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Review: Panda Bear at Majestic Theatre Detroit – 5.1.18

panda bear

by David Gimpel

Before the show, kids as far as the eye could see were in the parking lot of the Majestic Theatre, preparing to have their minds blown in ways their parents would likely disapprove of. And based on the excitement of everyone at the end of the night, Panda Bear succeeded (sorry, parents).

Panda Bear (aka Noah Lennox) is one the of the founding members of the highly influential experimental group, Animal Collective. Not ringing any bells? Well, he was also featured on “Doin’ it Right” from the Grammy awarding winning album by Daft Punk, Random Access Memories. Remember that?

Opening the show was Animal Collective bandmate known as The Geologist. His set opened a bit rocky, but after some time eroded away, it began to crystalize. The set was reminiscent of a rave at the forest, as he used field recordings of ambient sounds with huge bass blasts. Wearing his signature headlamp for the set, he did a great job preparing the audience for our headliner.

Panda Bear casually walked on stage, where behind him were three screens and two strobe lights on each corner that were used heavily throughout the night. In front of him was sampler beat machines, a mini moog synth and various other little gizmos that made Panda Bear sound like one-man party.

Panda Bear at Majestic Theatre – 5.1.18

He started on a more meditative note with the song “Flight.” The colors and lights swooshing around the room perfectly complimenting the music and set the tone for the night. He got the crowd moving with bouncy tracks, “Boys Latin” and “Crosswords.” The visuals in these songs featured a character that looked like the Grim Reaper from “Bill and Ted’s Excellent Adventure” going to a rave.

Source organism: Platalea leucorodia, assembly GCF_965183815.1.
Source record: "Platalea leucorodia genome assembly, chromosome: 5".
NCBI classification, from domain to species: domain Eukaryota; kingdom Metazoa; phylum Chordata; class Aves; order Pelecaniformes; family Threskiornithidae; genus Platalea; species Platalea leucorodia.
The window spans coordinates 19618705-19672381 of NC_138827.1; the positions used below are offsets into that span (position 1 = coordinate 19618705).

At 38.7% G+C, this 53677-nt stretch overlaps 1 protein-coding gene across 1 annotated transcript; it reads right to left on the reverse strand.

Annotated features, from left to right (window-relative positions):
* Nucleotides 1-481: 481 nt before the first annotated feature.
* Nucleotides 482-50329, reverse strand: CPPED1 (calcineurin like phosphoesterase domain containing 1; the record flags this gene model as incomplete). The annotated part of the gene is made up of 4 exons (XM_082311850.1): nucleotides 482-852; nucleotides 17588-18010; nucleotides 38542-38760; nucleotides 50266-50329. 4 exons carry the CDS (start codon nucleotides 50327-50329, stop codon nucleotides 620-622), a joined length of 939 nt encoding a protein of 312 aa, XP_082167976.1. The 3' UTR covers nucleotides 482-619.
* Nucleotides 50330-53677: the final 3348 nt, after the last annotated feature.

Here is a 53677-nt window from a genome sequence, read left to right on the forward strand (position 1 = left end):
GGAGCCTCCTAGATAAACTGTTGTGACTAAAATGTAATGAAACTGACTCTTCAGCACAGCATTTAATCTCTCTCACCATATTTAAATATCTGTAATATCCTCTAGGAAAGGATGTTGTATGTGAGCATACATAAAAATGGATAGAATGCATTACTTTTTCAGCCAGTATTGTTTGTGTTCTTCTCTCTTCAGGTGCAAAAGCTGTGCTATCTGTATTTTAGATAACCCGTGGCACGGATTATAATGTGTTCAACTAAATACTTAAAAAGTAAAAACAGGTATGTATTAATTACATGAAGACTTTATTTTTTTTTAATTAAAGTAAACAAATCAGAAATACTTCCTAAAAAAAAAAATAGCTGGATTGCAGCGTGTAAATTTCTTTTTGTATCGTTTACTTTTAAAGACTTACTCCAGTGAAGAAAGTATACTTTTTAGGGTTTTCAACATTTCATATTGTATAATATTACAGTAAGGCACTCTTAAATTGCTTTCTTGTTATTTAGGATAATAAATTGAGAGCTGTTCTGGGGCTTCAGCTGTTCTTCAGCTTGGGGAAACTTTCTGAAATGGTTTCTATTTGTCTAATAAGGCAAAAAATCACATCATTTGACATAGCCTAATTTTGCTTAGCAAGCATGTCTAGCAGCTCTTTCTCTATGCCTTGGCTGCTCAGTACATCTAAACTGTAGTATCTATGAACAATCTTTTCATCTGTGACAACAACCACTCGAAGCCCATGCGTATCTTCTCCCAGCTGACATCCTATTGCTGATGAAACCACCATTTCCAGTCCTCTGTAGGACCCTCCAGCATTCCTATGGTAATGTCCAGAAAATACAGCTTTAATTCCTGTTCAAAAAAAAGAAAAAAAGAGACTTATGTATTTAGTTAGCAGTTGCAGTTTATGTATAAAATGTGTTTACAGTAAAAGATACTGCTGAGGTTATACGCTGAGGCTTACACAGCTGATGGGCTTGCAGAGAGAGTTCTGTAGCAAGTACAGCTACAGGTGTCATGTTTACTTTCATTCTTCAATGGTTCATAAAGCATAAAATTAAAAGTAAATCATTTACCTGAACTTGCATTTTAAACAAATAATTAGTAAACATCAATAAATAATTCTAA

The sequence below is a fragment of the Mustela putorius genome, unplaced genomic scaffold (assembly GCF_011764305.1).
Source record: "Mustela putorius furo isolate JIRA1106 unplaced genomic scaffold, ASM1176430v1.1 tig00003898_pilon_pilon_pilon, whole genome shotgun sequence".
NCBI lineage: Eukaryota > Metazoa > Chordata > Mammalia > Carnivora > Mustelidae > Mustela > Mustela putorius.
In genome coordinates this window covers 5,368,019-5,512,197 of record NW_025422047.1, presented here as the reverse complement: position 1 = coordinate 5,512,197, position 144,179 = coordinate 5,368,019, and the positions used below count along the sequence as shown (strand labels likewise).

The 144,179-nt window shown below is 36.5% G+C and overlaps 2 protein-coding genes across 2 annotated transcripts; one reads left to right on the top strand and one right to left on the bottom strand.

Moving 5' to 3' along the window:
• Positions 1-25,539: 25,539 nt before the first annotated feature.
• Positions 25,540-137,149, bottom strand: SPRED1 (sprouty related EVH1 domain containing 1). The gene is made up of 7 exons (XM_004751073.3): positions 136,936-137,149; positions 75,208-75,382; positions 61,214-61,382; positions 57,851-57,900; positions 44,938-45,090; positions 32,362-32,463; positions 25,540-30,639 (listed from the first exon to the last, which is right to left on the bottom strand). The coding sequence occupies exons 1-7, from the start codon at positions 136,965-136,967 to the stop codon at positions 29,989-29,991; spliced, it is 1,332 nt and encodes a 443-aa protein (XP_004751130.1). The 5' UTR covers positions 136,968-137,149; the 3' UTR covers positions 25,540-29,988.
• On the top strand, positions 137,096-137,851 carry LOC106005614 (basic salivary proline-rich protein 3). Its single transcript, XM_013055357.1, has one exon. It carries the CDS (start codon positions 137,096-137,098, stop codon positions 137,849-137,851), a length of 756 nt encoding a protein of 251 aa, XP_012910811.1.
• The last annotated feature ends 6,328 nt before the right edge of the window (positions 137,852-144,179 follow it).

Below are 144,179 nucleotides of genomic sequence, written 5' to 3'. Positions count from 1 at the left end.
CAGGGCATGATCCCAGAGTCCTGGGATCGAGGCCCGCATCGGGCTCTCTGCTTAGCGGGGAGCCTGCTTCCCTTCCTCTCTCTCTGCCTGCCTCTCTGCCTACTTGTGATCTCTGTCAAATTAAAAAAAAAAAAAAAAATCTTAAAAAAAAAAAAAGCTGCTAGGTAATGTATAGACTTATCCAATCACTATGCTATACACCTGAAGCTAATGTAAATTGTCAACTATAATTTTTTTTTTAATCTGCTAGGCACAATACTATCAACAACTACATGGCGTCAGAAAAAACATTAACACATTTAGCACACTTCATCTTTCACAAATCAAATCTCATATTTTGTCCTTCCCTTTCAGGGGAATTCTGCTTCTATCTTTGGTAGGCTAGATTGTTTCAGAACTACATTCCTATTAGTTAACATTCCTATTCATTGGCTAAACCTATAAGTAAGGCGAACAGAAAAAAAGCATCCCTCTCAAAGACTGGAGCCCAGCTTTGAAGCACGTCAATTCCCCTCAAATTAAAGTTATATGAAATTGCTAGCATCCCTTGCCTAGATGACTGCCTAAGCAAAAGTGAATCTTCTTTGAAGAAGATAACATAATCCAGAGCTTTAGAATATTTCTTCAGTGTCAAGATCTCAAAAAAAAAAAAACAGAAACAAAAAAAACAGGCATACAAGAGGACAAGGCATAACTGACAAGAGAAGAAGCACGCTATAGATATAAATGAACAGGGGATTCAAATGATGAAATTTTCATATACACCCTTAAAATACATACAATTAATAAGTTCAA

The new song, “Nod to The Folks,” featured air raid sirens behind a massive dance beat as strobes filled the room. It made me think of how awesome this would have been at a festival (Maybe next year, Movement?). He offers so much to everyone, from experimental electronic music to indie rock.

The highlight of the night was the encore, which began with the beautiful “Tropic of Cancer.” It’s one of Panda Bear best songs, and it elevated the audience and drenched them with emotion. On the video screens were two dancing and embracing blue aliens… which I know sounds weird reading on its own, but trust me, it made sense in the moment. That’s probably the best way to sum up a Panda Bear show: it sounds weird, but it made sense in the moment.

The night closed with a wall of strobe lights, colors and a hypnotic thumping bass line. The Grim Reaper made his triumphant return to the screens, luring us to come back for one last song. The visual probably did exactly what all the kids had hoped to happen: blow their fucking minds.

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